Horror

The following is a short list of horror books that I’ve read over the years. I think all of the books on this list are extremely enjoyable and you should definitely check them out.

 

The Complete Fiction of H. P. Lovecraft: Lovecraft is one of the most influential horror writers of all time. Not much needs to be said about him, his work or cosmic horror. I chose to include Lovecraft mostly for his influence on horror literature, but also because his brand of horror is a personal favorite of mine, both in reading and in writing. This edition of the book has the most complete selection of his tale and comes at an affordable price.

Some things should be said though. I tend to enjoy many of his earlier works, that weren’t part of his typical style of cosmic horror yet. I think most of them were inspired by the works of Lord Dunsany or Edgar Allan Poe. They are in my opinion very enjoyable as short scares or twisted tales.

One share of his works I didn’t enjoy were his ‘Dream Cycle’ writings. Most of the time they seemed to be nothing more but short glimpses into a dream world and not stories. The longest of these works ‘The Dream-Quest of Unknown Kadath’ was quite tedious to read. The story was together quite boring, repetitive and forgettable. It mostly consisted of descriptions of fabulous places with strange names that weren’t important to the story.
What I enjoyed most were his longer works and the popular novellas he wrote in his later life, which are his most iconic works. A short list of the stories that anyone interested in Lovecraft should read are the following:

  • The Outsider
  • The Rats in the Walls
  • The Music of Erich Zann
  • The Lurking Fear
  • The Whisperer in Darkness
  • At the Mountains of Madness
  • The Shadow Out of Time
  • The Dunwich Horror
  • The Call of Cthulhu
  • The Color Out of Space

 

House of Leaves:

House of Leaves is one of those books that everyone talked about after it first came out. The reason is simply that the book is completely weird. The formatting, the story telling as well as the structure itself are unconventional.

The book is set up as a non-fiction book written by an old man named Zampanó. The topic of this nonfiction book is the so-called Navidson Record, a fake documentary. The topic of it is a house that is bigger on the inside than the outside. Accompanying this are the notes of Johnny Truant, who found Zamapnó’s manuscript and is more and more getting lost, while trying to find out more about it.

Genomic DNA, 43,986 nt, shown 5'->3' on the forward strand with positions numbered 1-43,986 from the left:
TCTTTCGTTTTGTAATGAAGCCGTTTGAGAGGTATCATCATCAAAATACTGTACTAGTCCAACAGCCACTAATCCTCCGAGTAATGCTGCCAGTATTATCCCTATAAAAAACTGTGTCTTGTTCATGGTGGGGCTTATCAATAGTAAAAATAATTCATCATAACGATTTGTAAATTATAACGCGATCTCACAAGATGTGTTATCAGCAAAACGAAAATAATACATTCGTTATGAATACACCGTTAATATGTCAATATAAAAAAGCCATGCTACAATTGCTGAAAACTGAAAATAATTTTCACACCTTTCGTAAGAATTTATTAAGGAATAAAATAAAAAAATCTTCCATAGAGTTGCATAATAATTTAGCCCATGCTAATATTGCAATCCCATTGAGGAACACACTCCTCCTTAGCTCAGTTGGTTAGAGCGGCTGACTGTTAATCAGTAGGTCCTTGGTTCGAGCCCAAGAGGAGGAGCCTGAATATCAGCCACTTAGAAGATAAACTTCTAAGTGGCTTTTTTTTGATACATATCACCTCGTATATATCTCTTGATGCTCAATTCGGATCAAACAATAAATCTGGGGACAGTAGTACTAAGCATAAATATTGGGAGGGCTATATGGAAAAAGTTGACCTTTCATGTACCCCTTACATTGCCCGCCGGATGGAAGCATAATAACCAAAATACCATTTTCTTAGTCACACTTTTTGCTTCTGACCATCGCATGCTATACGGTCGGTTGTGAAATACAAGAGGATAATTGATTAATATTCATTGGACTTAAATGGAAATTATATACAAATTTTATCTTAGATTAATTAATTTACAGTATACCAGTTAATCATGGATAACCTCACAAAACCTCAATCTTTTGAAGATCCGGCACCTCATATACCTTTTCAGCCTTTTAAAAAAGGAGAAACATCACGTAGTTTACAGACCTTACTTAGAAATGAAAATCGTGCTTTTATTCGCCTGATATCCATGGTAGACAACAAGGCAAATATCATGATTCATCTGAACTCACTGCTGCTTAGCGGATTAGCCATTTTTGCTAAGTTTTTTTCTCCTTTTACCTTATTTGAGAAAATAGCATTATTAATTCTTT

The book is filled with footnotes referencing both existing as well as fictional literature and academic works. The formatting of the book gets weirder the weirder the content of the book gets. There are parts in which only a single words is shown on a page. On other occasions the text can be found upside down or even mirrored. It all adds to the effect of the book.

I really enjoyed the book and at times it was generally unsettling by including talk about agoraphobic and claustrophobic events. What also added to it was the ‘Nothing Is Scarier‘ element of Johnny Truants story, who slowly descends into madness due to his involvement with Zampanós manuscript.

I can really recommend this book if alone for the unconventional way it is presented to readers.

 

The King in Yellow and Other Horror Stories:

Robert W. Chambers book was one of the first attempts to write stories about a nameless and unimaginable horror. It is one of the first books in the genre and is generally named as one of the clear inspirations for later writers, such as H. P. Lovecraft and others. The book is a short story collection, which I’d recommend to anyone who is interested in works of fiction similar to Lovecraft’s. In this collection of Chamber’s stories are also included his attempts at speculative fiction as well as science-fiction. It is a quick, but very enjoyable and interesting read.